Corbu in Chelsea

524 West 19th Street in New York’s Chelsea District is a small residential building designed by Shigeru Ban, with Dean Maltz. The 11-story block contains only 8 units which the developer calls “houses,” since they are two-story duplexes that extend through the building, front-to-back, recalling the units in Le Corbusier’s unité d’habitation in Marseilles. The Chelsea houses have two-story living rooms, too, and shallow loggias. There the resemblance ends, since these are expensive ($3.6 – $11.25 million) condominiums with Corian kitchen islands and Miele cook tops. Press a button and the entire motorized 20-foot glass wall, which resembles a garage door, pivots up and opens the living space to the exterior. The façade consists of perforated metal shutters that can be raised or lowered to control privacy (though not sun, since this part of the building faces north). It is all very elegantly designed in a clear and unfussy way (unlike Jean Nouvel’s crazy quilt of 1,647 different windows across the street). But it raises a question. Is it really a good idea to open up your home to the dust and noise of Manhattan. Maybe, but I can imagine once the novelty wears off, the glass garage doors and metal shutters will mostly stay in place. As my friend Ian Ritchie says, “Architecture is the solution, but what is the problem?”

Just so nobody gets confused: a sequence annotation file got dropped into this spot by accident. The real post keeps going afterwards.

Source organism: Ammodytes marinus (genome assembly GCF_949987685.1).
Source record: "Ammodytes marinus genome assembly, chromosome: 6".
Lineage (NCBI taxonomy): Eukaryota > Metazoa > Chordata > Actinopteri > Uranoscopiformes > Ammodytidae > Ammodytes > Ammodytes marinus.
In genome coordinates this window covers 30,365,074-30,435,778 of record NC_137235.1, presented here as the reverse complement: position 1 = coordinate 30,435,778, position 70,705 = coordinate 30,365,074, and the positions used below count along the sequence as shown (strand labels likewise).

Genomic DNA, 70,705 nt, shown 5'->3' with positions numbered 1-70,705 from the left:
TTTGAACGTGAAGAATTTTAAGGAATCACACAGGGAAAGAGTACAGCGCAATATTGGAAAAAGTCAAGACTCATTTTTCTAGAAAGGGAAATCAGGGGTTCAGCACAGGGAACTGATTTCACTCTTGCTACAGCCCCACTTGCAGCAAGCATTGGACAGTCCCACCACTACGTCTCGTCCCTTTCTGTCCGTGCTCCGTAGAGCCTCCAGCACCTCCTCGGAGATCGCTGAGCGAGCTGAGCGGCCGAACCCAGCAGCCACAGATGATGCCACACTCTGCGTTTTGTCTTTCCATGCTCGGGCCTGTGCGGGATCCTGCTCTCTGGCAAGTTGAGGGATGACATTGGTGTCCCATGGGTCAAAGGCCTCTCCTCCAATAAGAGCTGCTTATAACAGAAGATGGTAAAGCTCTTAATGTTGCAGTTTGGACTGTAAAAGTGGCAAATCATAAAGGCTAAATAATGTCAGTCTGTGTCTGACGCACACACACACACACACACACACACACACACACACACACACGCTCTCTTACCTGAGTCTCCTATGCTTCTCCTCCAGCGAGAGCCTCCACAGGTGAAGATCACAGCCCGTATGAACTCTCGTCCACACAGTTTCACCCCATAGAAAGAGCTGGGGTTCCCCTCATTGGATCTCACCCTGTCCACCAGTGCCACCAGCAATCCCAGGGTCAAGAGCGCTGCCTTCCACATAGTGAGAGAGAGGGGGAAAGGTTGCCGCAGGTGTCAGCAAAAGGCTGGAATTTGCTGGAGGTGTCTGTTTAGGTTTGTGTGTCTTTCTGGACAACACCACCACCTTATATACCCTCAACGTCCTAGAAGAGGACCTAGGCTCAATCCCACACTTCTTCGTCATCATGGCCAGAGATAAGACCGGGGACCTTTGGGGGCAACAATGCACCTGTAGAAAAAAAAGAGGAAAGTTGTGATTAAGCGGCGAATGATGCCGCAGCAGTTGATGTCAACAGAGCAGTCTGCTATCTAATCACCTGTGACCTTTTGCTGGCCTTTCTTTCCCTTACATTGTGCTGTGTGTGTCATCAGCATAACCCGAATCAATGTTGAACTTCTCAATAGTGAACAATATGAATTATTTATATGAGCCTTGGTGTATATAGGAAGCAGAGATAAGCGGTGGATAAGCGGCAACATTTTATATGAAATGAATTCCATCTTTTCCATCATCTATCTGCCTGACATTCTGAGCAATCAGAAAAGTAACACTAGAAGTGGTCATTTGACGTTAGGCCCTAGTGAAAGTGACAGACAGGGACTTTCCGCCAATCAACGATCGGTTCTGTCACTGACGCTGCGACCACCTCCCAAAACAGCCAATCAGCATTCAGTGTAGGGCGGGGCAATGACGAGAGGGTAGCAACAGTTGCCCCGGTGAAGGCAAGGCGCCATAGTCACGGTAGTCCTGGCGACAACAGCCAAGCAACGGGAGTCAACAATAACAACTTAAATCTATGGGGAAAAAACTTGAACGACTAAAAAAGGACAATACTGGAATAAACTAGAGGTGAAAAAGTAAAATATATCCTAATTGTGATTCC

One Response to Corbu in Chelsea

  • One guess is that the designer didn’t spend very much time at the site. If the new tenants have any money left following the purchase, there are several bridges in the area that may be for sale.

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